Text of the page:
The Dodgy Sex Dossier
A closer look at a doctoral dissertation that became the basis for a notorious British policy paper justifying involvement in the Iraq war.
The source: “The ‘Dodgy Dossier’: The Academic Implications of the British Government’s Plagiarism Incident” by Ibrahim Al-Marashi, in Middle East Studies Association Bulletin, June 2006.
Four years ago, to bolster support for an invasion of Iraq, British prime minister Tony Blair released a dossier titled “Iraq—Its Infrastructure of Concealment, Deception, and Intimidation.” Nineteen paragraphs had been copied almost verbatim from the work of an Iraqi-American Ph.D. candidate at Oxford University. And that was only the beginning.
Ibrahim Al-Marashi’s thesis was based on 300,000 declassified Iraqi documents abandoned in Kuwait when American-led forces drove the Iraqis out in the first gulf war of 1990–91. In 2003, when the dossier was being written by Blair’s “spin doctor,” Alastair Campbell, Al-Marashi was on leave from pursuit of his doctorate to work at the Center for Nonproliferation Studies in Monterey, California. Four days after the dossier was slipped to journalists in the final buildup to the war, the doctoral candidate got an e-mail from a British academic: Had he collaborated with the government on the dossier? Al-Marashi hadn’t heard of the dossier, but when he placed it side by side with an article he had adapted from the second chapter of his thesis, he found long sections of his own words in the 19-page document. It wasn’t just outrage that he felt. As a young scholar hoping to teach in the Middle East, he feared that the use of his research to justify a war against his native Iraq would blackball him forever. But while the British government’s plagiarism caused considerable concern, to say the least, writes Al-Marashi, “I found the media’s coverage of the incident even more disturbing.”
In the press frenzy surrounding the incident, the Blair government’s plagiarism of two other authors was largely forgotten. “It was far more incompetent to plagiarize a California ‘student’ than a published author,” Al-Marashi explains. The media played the story as if he were “an undergraduate in shorts and sandals whose ‘homework assignment’ was copied by the British government.”
Alexander Cockburn, in an article for The Nation, accused Al-Marashi of writing a “politically inspired document” for an “Israeli think tank hot for war.” Within a week, The Guardian had promoted him to postdoctoral status. The Washington Post wrote that the plagiarized material was 12 years old, though it later issued a retraction. The London Observer relayed “mutterings” that the French could not be expected to back a war on Iraq justified only by a “failed doctoral thesis.”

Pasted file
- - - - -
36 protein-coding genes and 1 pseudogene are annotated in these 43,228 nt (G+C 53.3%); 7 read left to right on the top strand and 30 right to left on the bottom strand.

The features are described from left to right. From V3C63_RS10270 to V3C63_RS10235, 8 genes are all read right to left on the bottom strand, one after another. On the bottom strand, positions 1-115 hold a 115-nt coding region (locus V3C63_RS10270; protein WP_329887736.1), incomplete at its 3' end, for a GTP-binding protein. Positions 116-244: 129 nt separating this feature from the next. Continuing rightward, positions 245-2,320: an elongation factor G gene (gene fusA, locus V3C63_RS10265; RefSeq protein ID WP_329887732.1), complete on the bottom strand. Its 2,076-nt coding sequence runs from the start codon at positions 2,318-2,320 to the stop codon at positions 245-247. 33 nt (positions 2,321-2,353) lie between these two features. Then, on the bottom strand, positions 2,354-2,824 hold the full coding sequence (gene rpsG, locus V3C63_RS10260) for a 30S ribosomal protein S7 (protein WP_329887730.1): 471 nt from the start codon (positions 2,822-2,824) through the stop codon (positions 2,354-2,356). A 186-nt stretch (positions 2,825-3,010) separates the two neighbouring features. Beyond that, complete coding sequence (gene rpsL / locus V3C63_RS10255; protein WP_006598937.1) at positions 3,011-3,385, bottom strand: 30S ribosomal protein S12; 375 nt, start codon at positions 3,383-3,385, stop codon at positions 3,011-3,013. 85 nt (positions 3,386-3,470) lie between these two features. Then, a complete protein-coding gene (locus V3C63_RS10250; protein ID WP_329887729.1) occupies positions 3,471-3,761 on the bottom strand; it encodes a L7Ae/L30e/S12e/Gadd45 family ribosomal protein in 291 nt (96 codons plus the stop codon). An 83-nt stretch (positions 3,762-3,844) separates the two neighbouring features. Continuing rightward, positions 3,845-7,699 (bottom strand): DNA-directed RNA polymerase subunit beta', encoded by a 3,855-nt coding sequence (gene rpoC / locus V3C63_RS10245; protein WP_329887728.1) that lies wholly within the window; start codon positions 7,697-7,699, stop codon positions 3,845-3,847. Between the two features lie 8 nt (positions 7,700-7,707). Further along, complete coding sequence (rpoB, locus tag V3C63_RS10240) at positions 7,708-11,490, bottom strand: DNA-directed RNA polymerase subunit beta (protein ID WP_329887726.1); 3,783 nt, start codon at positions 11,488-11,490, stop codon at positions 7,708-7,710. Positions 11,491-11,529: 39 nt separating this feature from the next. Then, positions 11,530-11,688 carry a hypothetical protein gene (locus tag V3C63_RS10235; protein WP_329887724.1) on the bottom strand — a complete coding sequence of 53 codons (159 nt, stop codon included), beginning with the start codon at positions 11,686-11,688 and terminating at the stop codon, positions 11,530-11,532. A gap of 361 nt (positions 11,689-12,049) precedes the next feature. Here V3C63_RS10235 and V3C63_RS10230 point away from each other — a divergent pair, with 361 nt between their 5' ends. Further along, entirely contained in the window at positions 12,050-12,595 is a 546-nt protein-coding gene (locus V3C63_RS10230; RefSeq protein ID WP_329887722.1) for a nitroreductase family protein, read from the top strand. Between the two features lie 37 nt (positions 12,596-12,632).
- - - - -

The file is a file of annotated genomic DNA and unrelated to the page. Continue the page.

Even worse, Al-Marashi had written that one of the responsibilities of the Iraqi intelligence service was “aiding opposition groups in hostile regimes.” That was juiced up in the dossier into an assertion that the Iraqi intelligence services were “supporting terrorist organizations in hostile regimes.” Al-Marashi’s work had opened the door to the charge that Saddam Hussein supported Al Qaeda.
The Al-Marashi dossier was not the only one produced by Blair’s press chief. In an earlier document, Campbell claimed that Iraq could deploy chemical munitions in 45 minutes, inserting the short time frame into the separate study in order to “sex up” the document, Al-Marashi writes. This became known as the “sexed-up dossier,” while the “Al-Marashi” paper was called the “dodgy dossier.” Many people lost the distinction, and Al-Marashi repeatedly had to decline responsibility for the “dodgy sex dossier.” Then he was enshrined for posterity as a grammatical lout when a misplaced comma in his original thesis was reprinted in a best-selling punctuation book, Eats, Shoots and Leaves.
Saddam Hussein, in the end, did not—as Al-Marashi had feared—retaliate against his relatives remaining in Iraq, although his family has since fled the country following a kidnapping attempt. Al-Marashi got his Ph.D. on schedule in 2004, and he is now an international policy fellow at Central European University’s Center for Policy Studies. He is often asked why he didn’t sue the British government. He responds: “The ramifications of two governments making an argument to invade a sovereign nation based on evidence that was essentially taken from a journal article, in my opinion, makes the thought of money meaningless.”